Wednesday, 6 July 2016

Dear Auto Mechanic

In Canada, women first exercised their right to vote in a federal election in 1921. That is in 1921 if they were white women; Canadians of Asian and east Asian decent could not vote until after WW2, and First Nations women could not vote until the 60s …. The 1960s. Tangled in this journey are a mishmash of Provincial rulings (as late as the 1940s in Quebec) and a confounding journey for women to actually run for office instead of merely vote for which man would hold it. And the journey continues from the fight to be legally recognized as persons, own property, run for and hold office, through the ongoing struggles to gain the right to have control over her own body, obtain and keep any job in any field and be treated with respect and as credible. We struggle with the ever elusive wage parity issue and we struggle to find and define the feminist approach to motherhood in all it’s ways of being. Women struggle on.

And so it seems in this modern time when we’ve come so far and yet have so far to go that we should not ever give our power away; never stumble and fail to rise ………. Yet every fucking time I go into a service bay it happens. Pfffft.

Taking my car into a service bay has become a ‘thing’ for me. A place where I feel an overwhelming sense of female inferiority being projected upon me, even if it is only imagined. I KNOW most men who work in the car service industry aren’t misogynists, I am well aware that there are many women who share their profession and rock it, and I am perfectly conscious of the fact that I could go out and learn about the modern combustion engine so I could confidently discuss the maintenance and repair needs of my vehicle. But I don’t want to have to become a mechanic to be able to talk to a mechanic. What I want is to go into a service bay and NOT feel like they think I’m stupid. Just once I want to drive in and not see a thought bubble above the technician’s head reading “how do you operate the pedals without your vagina getting in the way?” Just once I want to ask a question about my car’s treatment plan without the service adviser's eyes saying “if you weren’t so female, you’d understand.” Just once I want to go into a car care experience without feeling like, one way or another, I’m going to get screwed.

Everybody holds expert knowledge about something. Some of us can explain the space time continuum or how to make a Yorkshire pudding that stays leavened, or how to cure a sheep of foot rot. Some of us have traveled the globe and know the best way to open-jaw your way around Europe. Some of us can perform an Aortic transplant. Some of us can identify which Jane Austen novel is which by the first line. Some of us can dance. Some of us can fold 3 loads of laundry while doing Kegels. Some of us can drive a bus. Some of us can execute a Party for 18 preschoolers and keep smiling. Some of us can make Zelda a legend. Some of us can land a 747. Some of us can grow zucchini. And some of us can fix cars. But it only seems to be the ones who fix cars who make me want to tie down my boobies and don a fake mustache in order to feel like they aren’t upselling me service and holding my vehicle for ransom. When I go to the Gynecologist I may not know many of the words they are using to describe my physical parts, but I still feel like the expert in the room when it comes to my own mammaries and genitals. When I go to the mechanic I just feel like a tit as he has his head up under my skirt. Pfffffffffft.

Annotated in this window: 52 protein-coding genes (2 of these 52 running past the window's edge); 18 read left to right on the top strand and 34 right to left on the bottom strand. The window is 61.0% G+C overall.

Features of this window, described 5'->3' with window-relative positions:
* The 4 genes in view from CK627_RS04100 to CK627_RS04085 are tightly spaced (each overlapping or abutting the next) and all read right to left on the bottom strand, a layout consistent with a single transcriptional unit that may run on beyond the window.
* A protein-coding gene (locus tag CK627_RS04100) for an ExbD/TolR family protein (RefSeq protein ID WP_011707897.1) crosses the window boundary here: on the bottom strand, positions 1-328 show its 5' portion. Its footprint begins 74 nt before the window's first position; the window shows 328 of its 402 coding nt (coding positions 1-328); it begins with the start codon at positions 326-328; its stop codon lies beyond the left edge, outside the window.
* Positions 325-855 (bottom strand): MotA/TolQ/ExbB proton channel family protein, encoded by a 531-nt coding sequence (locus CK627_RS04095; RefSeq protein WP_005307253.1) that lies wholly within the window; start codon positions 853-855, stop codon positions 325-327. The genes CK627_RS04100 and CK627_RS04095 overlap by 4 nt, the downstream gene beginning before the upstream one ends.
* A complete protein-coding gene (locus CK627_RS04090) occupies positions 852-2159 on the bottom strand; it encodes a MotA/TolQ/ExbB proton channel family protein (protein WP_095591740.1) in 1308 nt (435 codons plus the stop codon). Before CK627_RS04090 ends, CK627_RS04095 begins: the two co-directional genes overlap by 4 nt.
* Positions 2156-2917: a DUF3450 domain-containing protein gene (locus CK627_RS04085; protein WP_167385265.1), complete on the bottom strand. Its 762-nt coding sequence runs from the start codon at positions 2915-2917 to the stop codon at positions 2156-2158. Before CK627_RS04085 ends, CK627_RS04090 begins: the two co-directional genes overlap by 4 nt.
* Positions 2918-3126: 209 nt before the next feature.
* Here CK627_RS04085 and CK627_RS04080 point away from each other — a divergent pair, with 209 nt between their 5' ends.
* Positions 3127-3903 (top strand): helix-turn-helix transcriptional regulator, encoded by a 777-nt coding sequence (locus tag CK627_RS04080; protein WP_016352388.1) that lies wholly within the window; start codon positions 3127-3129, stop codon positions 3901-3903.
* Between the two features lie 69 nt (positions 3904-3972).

In truth I struggle to think of an industry I have less trust in than auto mechanics. It’s ingrained into the culture of it. There are just too many stories out there of rip offs, coercion, unnecessary work, shoddy work, misdiagnosis, etc. I know there are MANY good and honourable auto mechanics; I myself have experienced them, but we ALL have an experience or two that festers deep. Combine that with the entire auto industries’ lighted mirror in the passenger seat approach to their female consumers and we have a recipe for a relationship built on wariness and animosity …… at least for this girl sitting in the driver’s seat pulling into the service bay.  So Auto Repair industry please be aware that I know that you don’t WANT me to feel like this, and know that I acknowledge that a lot of this is my demon to wrestle with so to speak. But I carry a huge amount of angst when it comes to feeling respected, valued, and trusting while you are under the hood of my beloved minivan. I carry a huge debt of gratitude to the woman warriors who have fought and won so much for me to be where I am and I feel like I am letting them down as I am gripped by terror in your shop. Be aware that our relationship could use some mending. Be aware that there are a lot of us drivers-with-vaginas who feel the same way.

Fun facts:
A woman named Mary Anderson invented the windshield wiper in 1902.
In 1916 the Girl Scouts introduced the 'Automobiling' badge ...  BEFORE women won the National vote.

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